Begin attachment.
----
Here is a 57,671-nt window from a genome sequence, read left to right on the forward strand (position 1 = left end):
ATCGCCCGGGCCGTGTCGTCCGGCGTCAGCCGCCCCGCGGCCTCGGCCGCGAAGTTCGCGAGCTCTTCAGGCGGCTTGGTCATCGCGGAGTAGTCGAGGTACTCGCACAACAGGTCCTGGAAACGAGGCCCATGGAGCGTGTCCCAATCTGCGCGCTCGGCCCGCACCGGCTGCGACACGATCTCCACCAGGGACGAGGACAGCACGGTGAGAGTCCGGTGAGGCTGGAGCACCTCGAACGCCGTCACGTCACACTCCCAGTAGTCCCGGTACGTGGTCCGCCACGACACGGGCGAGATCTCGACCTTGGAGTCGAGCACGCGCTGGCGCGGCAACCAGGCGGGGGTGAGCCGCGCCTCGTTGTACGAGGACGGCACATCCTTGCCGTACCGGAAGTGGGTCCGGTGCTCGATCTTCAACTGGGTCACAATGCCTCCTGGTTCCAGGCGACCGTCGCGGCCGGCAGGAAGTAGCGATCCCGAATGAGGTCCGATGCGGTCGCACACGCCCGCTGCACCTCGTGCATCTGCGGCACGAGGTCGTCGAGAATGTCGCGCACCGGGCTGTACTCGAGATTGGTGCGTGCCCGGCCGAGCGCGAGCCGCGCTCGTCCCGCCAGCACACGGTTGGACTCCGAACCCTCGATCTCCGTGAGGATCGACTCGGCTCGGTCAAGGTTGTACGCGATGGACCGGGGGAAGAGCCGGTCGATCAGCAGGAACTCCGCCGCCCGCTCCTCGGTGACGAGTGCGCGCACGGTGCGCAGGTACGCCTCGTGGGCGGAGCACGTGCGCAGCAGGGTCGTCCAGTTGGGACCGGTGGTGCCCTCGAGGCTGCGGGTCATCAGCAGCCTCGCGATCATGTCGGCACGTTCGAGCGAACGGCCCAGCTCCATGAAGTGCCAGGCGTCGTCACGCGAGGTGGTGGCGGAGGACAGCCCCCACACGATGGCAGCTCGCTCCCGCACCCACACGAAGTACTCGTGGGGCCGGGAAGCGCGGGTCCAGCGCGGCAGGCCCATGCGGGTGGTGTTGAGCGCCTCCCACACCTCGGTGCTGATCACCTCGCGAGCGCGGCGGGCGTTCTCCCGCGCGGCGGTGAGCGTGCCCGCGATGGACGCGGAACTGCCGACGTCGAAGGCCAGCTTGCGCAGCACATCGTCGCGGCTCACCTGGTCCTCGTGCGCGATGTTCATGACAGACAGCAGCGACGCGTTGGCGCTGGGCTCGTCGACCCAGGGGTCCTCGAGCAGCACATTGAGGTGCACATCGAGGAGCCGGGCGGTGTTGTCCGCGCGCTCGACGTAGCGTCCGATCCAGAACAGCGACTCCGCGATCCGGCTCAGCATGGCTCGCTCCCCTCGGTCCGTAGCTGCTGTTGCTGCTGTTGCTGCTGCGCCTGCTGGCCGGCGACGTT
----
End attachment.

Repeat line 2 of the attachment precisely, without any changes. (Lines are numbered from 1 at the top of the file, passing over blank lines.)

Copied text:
ATCGCCCGGGCCGTGTCGTCCGGCGTCAGCCGCCCCGCGGCCTCGGCCGCGAAGTTCGCGAGCTCTTCAGGCGGCTTGGTCATCGCGGAGTAGTCGAGGTACTCGCACAACAGGTCCTGGAAACGAGGCCCATGGAGCGTGTCCCAATCTGCGCGCTCGGCCCGCACCGGCTGCGACACGATCTCCACCAGGGACGAGGACAGCACGGTGAGAGTCCGGTGAGGCTGGAGCACCTCGAACGCCGTCACGTCACACTCCCAGTAGTCCCGGTACGTGGTCCGCCACGACACGGGCGAGATCTCGACCTTGGAGTCGAGCACGCGCTGGCGCGGCAACCAGGCGGGGGTGAGCCGCGCCTCGTTGTACGAGGACGGCACATCCTTGCCGTACCGGAAGTGGGTCCGGTGCTCGATCTTCAACTGGGTCACAATGCCTCCTGGTTCCAGGCGACCGTCGCGGCCGGCAGGAAGTAGCGATCCCGAATGAGGTCCGATGCGGTCGCACACGCCCGCTGCACCTCGTGCATCTGCGGCACGAGGTCGTCGAGAATGTCGCGCACCGGGCTGTACTCGAGATTGGTGCGTGCCCGGCCGAGCGCGAGCCGCGCTCGTCCCGCCAGCACACGGTTGGACTCCGAACCCTCGATCTCCGTGAGGATCGACTCGGCTCGGTCAAGGTTGTACGCGATGGACCGGGGGAAGAGCCGGTCGATCAGCAGGAACTCCGCCGCCCGCTCCTCGGTGACGAGTGCGCGCACGGTGCGCAGGTACGCCTCGTGGGCGGAGCACGTGCGCAGCAGGGTCGTCCAGTTGGGACCGGTGGTGCCCTCGAGGCTGCGGGTCATCAGCAGCCTCGCGATCATGTCGGCACGTTCGAGCGAACGGCCCAGCTCCATGAAGTGCCAGGCGTCGTCACGCGAGGTGGTGGCGGAGGACAGCCCCCACACGATGGCAGCTCGCTCCCGCACCCACACGAAGTACTCGTGGGGCCGGGAAGCGCGGGTCCAGCGCGGCAGGCCCATGCGGGTGGTGTTGAGCGCCTCCCACACCTCGGTGCTGATCACCTCGCGAGCGCGGCGGGCGTTCTCCCGCGCGGCGGTGAGCGTGCCCGCGATGGACGCGGAACTGCCGACGTCGAAGGCCAGCTTGCGCAGCACATCGTCGCGGCTCACCTGGTCCTCGTGCGCGATGTTCATGACAGACAGCAGCGACGCGTTGGCGCTGGGCTCGTCGACCCAGGGGTCCTCGAGCAGCACATTGAGGTGCACATCGAGGAGCCGGGCGGTGTTGTCCGCGCGCTCGACGTAGCGTCCGATCCAGAACAGCGACTCCGCGATCCGGCTCAGCATGGCTCGCTCCCCTCGGTCCGTAGCTGCTGTTGCTGCTGTTGCTGCTGCGCCTGCTGGCCGGCGACGTT